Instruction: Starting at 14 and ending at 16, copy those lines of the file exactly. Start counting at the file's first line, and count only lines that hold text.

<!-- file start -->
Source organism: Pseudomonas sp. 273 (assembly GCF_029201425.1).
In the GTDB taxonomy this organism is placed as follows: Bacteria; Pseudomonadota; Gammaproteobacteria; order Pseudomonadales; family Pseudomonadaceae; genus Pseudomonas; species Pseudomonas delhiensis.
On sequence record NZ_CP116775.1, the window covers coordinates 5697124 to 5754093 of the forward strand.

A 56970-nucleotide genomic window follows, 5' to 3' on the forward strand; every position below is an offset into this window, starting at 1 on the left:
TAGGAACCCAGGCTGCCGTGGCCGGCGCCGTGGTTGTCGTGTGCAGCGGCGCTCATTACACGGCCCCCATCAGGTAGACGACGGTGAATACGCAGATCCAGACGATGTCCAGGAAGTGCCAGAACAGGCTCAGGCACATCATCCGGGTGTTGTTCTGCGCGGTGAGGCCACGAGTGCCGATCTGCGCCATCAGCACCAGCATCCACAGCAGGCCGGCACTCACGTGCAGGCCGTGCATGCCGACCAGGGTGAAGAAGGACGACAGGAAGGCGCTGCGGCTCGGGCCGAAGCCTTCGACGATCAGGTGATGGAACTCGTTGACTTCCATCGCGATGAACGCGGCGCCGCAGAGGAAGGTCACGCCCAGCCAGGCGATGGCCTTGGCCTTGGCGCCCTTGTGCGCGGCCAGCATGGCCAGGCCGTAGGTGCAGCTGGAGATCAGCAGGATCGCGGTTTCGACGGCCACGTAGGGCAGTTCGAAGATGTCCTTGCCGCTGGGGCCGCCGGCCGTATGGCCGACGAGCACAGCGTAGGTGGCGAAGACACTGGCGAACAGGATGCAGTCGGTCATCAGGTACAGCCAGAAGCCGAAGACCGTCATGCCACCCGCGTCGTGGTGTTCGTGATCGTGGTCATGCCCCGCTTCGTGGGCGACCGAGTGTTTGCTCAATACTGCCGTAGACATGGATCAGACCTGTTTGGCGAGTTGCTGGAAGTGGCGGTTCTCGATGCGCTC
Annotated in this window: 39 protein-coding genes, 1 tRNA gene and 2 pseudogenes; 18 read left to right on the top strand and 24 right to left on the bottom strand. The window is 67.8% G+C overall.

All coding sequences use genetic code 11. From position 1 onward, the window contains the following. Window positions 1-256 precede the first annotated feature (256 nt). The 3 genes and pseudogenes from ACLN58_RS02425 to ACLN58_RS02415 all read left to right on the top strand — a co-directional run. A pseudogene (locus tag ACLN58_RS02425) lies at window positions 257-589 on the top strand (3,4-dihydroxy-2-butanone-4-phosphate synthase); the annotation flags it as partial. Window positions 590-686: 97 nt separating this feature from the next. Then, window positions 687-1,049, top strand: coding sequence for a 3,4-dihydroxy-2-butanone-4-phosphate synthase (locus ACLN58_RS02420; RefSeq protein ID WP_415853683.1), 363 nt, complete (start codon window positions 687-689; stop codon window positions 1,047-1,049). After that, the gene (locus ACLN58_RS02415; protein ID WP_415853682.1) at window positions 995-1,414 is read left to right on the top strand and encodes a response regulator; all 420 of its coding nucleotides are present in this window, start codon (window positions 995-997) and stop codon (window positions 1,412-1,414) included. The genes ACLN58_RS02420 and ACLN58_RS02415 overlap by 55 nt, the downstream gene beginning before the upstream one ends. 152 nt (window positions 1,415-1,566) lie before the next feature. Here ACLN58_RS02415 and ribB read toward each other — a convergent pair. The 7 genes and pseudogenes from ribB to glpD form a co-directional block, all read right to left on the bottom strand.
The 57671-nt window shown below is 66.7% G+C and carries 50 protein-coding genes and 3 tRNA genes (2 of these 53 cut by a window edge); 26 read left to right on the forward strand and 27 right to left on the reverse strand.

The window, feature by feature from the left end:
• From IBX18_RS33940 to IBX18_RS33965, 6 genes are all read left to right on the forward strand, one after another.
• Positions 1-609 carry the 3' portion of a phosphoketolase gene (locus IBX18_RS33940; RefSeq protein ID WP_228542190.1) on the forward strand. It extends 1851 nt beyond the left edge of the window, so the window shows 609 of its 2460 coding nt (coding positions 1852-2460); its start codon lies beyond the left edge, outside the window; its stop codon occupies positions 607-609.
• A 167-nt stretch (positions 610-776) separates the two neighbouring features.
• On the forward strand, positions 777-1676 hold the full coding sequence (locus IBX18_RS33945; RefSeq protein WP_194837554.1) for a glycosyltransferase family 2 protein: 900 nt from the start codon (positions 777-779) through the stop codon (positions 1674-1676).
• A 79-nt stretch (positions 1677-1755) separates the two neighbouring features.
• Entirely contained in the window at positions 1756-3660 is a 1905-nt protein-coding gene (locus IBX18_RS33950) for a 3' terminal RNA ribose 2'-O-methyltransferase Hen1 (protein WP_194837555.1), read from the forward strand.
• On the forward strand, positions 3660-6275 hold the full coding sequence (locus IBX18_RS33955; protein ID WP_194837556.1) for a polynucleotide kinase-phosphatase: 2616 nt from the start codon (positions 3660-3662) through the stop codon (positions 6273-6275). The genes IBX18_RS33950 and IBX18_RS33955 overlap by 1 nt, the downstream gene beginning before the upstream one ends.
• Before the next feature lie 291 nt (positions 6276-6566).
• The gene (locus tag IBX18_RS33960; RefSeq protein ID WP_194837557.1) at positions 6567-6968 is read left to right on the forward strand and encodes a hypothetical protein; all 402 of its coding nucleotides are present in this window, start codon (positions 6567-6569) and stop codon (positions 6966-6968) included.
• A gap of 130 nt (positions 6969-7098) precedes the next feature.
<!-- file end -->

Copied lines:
• A 79-nt stretch (positions 1677-1755) separates the two neighbouring features.
• Entirely contained in the window at positions 1756-3660 is a 1905-nt protein-coding gene (locus IBX18_RS33950) for a 3' terminal RNA ribose 2'-O-methyltransferase Hen1 (protein WP_194837555.1), read from the forward strand.
• On the forward strand, positions 3660-6275 hold the full coding sequence (locus IBX18_RS33955; protein ID WP_194837556.1) for a polynucleotide kinase-phosphatase: 2616 nt from the start codon (positions 3660-3662) through the stop codon (positions 6273-6275). The genes IBX18_RS33950 and IBX18_RS33955 overlap by 1 nt, the downstream gene beginning before the upstream one ends.